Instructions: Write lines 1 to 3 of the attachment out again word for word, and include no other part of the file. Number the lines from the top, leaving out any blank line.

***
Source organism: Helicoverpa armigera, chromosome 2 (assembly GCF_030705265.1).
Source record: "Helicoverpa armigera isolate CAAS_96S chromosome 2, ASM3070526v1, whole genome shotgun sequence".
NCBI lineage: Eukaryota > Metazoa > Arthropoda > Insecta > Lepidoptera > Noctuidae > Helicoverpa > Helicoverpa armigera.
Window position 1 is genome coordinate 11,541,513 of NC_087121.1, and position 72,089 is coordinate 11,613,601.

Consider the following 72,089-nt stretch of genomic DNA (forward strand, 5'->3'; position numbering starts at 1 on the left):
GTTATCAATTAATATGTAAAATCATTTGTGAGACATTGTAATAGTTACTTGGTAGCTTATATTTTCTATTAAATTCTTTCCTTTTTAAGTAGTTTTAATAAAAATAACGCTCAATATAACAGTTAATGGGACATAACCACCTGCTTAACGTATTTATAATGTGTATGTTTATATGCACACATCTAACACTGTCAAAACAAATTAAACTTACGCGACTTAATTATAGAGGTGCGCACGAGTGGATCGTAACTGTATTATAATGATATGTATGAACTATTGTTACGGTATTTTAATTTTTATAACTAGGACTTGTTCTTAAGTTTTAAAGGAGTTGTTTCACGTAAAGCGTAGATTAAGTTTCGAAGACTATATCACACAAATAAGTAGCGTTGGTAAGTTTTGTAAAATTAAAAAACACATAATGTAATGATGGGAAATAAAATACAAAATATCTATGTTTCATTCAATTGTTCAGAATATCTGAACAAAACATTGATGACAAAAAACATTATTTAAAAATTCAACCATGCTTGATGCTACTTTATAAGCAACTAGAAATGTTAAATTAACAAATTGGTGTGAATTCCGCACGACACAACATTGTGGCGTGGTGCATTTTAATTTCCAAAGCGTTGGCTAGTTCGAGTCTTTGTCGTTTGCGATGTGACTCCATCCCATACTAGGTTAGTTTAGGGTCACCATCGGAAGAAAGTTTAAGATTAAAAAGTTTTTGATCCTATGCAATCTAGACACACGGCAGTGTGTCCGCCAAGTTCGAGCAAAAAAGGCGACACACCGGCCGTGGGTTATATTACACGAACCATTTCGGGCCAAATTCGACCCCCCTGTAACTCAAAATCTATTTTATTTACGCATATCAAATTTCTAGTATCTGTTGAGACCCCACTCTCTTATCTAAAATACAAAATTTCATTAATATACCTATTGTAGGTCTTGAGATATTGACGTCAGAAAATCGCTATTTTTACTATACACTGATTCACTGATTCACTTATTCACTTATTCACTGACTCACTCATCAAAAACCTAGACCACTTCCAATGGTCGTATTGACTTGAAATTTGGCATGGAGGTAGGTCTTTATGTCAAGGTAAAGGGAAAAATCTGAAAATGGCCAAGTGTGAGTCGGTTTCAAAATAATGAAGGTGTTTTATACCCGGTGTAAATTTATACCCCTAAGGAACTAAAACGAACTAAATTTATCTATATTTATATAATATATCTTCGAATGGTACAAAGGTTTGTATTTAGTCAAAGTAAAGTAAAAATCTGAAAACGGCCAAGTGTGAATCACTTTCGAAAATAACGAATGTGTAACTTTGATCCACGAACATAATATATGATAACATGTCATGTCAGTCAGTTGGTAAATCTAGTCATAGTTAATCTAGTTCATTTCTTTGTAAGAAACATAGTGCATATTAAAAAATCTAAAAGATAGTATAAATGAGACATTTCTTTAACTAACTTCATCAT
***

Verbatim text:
Source organism: Helicoverpa armigera, chromosome 2 (assembly GCF_030705265.1).
Source record: "Helicoverpa armigera isolate CAAS_96S chromosome 2, ASM3070526v1, whole genome shotgun sequence".
NCBI lineage: Eukaryota > Metazoa > Arthropoda > Insecta > Lepidoptera > Noctuidae > Helicoverpa > Helicoverpa armigera.